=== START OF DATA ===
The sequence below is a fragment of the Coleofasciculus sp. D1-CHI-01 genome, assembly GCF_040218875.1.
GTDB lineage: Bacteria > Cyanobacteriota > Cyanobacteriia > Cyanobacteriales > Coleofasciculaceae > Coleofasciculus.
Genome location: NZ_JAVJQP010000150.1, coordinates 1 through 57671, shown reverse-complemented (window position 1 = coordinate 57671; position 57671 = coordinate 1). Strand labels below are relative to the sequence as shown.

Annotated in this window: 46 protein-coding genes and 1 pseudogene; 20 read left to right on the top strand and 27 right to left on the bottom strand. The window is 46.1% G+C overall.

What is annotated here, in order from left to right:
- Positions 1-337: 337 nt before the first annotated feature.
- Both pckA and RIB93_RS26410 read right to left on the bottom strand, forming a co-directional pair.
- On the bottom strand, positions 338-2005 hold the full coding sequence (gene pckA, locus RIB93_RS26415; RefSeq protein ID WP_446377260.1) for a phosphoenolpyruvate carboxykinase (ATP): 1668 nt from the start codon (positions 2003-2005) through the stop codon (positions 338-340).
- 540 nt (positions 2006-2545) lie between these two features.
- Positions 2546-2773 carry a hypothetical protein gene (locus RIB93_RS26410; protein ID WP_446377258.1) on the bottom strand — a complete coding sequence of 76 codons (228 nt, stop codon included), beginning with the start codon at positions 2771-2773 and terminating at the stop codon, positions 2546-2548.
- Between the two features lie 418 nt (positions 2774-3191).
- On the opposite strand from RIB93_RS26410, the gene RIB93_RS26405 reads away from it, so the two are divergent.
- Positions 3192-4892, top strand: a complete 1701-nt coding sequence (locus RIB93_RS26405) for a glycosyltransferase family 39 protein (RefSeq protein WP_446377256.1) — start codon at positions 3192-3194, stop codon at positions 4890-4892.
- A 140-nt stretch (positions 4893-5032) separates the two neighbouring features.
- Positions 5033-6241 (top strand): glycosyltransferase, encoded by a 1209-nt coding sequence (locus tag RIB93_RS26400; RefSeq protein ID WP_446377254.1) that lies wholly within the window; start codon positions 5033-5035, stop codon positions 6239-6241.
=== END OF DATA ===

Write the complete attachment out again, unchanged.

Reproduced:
The sequence below is a fragment of the Coleofasciculus sp. D1-CHI-01 genome, assembly GCF_040218875.1.
GTDB lineage: Bacteria > Cyanobacteriota > Cyanobacteriia > Cyanobacteriales > Coleofasciculaceae > Coleofasciculus.
Genome location: NZ_JAVJQP010000150.1, coordinates 1 through 57671, shown reverse-complemented (window position 1 = coordinate 57671; position 57671 = coordinate 1). Strand labels below are relative to the sequence as shown.

Annotated in this window: 46 protein-coding genes and 1 pseudogene; 20 read left to right on the top strand and 27 right to left on the bottom strand. The window is 46.1% G+C overall.

What is annotated here, in order from left to right:
- Positions 1-337: 337 nt before the first annotated feature.
- Both pckA and RIB93_RS26410 read right to left on the bottom strand, forming a co-directional pair.
- On the bottom strand, positions 338-2005 hold the full coding sequence (gene pckA, locus RIB93_RS26415; RefSeq protein ID WP_446377260.1) for a phosphoenolpyruvate carboxykinase (ATP): 1668 nt from the start codon (positions 2003-2005) through the stop codon (positions 338-340).
- 540 nt (positions 2006-2545) lie between these two features.
- Positions 2546-2773 carry a hypothetical protein gene (locus RIB93_RS26410; protein ID WP_446377258.1) on the bottom strand — a complete coding sequence of 76 codons (228 nt, stop codon included), beginning with the start codon at positions 2771-2773 and terminating at the stop codon, positions 2546-2548.
- Between the two features lie 418 nt (positions 2774-3191).
- On the opposite strand from RIB93_RS26410, the gene RIB93_RS26405 reads away from it, so the two are divergent.
- Positions 3192-4892, top strand: a complete 1701-nt coding sequence (locus RIB93_RS26405) for a glycosyltransferase family 39 protein (RefSeq protein WP_446377256.1) — start codon at positions 3192-3194, stop codon at positions 4890-4892.
- A 140-nt stretch (positions 4893-5032) separates the two neighbouring features.
- Positions 5033-6241 (top strand): glycosyltransferase, encoded by a 1209-nt coding sequence (locus tag RIB93_RS26400; RefSeq protein ID WP_446377254.1) that lies wholly within the window; start codon positions 5033-5035, stop codon positions 6239-6241.